U.S. Centers for Disease Control and Prevention (CDC) has revealed in its latest report that there is a 15 per cent increase in prevalence of autism spectrum disorder (ASD) among 11 surveillance sites from the most recent report two years ago. The report also points out that the prevalence of ASD is the highest since the CDC began tracking ASD in 2000. ASD is a developmental disorder characterized by social and communication impairments, combined with limited interests and repetitive behaviors. Early diagnosis and intervention are key to improving learning and skills. Rates have been rising since the 1960s, but researchers …

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Tool capable of identifying Zika-infected mosquitoes developed

A new tool capable of identifying Zika-infected mosquitoes has been developed by scientists at University of Queensland in Australia. The study published in the journal Science Advances found Near Infrared Spectroscopy (NIRS) was 18-times faster and 110-times cheaper than the current detection method. The new tool can effectively identify and target mosquitoes infected with Zika virus, potentially helping health authorities save lives. “We can quickly identify mosquitoes that are infected with Zika virus so public health authorities can treat affected areas before disease spreads to humans,” said Maggy Sikulu-Lord from University of Queensland in Australia. “This is definitely going to be a game-changer in disease …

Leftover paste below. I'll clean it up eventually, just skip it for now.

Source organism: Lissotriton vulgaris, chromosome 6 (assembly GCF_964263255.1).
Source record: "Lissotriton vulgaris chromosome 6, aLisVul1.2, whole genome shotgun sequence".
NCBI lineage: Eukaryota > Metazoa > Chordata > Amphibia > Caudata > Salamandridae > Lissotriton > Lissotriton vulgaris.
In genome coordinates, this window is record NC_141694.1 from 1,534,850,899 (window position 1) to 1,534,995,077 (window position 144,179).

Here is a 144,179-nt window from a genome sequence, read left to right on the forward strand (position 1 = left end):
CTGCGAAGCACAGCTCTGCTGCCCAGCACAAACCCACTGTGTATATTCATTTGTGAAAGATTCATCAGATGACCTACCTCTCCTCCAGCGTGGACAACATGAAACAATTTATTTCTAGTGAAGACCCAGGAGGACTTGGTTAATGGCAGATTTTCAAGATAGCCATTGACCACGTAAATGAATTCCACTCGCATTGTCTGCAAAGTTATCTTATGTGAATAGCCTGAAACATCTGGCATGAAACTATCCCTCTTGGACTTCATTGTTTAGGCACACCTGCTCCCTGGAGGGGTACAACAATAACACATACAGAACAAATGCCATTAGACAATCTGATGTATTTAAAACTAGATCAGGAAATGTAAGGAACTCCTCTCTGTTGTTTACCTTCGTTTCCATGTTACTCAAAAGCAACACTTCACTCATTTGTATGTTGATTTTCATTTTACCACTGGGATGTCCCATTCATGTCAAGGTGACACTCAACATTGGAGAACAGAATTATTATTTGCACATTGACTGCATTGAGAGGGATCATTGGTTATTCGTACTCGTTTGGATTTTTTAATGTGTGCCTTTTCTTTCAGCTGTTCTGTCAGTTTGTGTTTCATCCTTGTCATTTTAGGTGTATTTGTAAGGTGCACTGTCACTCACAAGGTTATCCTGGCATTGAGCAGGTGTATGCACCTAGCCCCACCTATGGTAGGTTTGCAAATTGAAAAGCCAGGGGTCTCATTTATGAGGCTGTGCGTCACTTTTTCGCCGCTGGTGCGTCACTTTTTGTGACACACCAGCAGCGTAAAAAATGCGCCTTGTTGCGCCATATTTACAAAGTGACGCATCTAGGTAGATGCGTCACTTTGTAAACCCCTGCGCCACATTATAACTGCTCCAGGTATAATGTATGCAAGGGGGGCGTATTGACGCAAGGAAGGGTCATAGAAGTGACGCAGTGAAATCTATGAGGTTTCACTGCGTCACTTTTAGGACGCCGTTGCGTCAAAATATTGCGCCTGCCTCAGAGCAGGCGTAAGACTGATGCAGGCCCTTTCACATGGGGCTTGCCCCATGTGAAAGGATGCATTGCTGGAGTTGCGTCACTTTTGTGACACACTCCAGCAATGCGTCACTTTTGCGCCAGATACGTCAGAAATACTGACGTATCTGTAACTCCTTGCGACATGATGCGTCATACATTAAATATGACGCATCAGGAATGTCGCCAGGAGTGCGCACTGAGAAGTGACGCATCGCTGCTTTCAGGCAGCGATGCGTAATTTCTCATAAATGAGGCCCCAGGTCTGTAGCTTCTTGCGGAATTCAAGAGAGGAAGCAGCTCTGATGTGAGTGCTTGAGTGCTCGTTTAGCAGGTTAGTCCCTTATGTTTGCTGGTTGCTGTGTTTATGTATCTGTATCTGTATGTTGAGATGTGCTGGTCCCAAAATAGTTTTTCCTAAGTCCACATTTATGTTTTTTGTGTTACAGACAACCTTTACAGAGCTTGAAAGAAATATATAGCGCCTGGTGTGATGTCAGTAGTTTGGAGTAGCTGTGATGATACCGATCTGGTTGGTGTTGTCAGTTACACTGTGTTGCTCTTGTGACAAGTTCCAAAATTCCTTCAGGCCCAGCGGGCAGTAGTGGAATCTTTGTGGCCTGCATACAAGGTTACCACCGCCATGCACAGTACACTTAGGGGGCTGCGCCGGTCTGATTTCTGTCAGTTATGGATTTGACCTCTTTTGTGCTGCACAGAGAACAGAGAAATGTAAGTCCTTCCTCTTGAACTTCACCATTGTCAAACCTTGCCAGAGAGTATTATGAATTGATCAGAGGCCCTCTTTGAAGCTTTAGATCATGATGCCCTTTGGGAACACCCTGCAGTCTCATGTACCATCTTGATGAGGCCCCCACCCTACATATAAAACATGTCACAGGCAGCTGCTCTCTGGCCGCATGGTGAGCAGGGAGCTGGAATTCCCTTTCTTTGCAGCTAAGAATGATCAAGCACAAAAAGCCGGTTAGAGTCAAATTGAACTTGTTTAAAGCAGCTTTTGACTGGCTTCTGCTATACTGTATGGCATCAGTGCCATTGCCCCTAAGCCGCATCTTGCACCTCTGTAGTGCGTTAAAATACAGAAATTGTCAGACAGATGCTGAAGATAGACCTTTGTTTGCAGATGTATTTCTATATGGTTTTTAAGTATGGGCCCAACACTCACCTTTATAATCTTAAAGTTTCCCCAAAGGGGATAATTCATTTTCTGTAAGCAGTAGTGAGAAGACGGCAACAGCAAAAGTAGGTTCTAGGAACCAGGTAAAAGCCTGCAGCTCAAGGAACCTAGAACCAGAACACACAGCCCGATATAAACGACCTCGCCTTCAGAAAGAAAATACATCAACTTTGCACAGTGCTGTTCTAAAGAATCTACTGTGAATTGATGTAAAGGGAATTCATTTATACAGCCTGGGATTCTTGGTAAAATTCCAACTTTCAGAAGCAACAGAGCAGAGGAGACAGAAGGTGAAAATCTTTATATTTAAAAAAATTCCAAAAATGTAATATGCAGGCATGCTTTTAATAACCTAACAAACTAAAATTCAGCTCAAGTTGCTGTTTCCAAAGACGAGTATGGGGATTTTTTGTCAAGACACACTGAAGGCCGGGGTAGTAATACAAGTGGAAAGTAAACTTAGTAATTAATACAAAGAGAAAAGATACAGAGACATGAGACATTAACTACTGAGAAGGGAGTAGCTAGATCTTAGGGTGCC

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Smoking said to be potentially injurious to your leg muscles

Researchers have shown through a new study that smoking could directly damage the muscles by reducing the number of blood vessels in leg muscles, which in turn reduce the amount of oxygen and nutrients the muscles received. Using a mouse model, a team of researchers from California along with Universidade Federal do Rio de Janeiro in Brazil and Kochi University in Japan, exposed the mice to smoke from tobacco cigarettes for eight weeks, either by inhalation or by injecting them with a solution bubbled with smoke. The results, published in The Journal of Physiology, also showed that the reduced level of …

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Study finds what causes depression among diabetes patients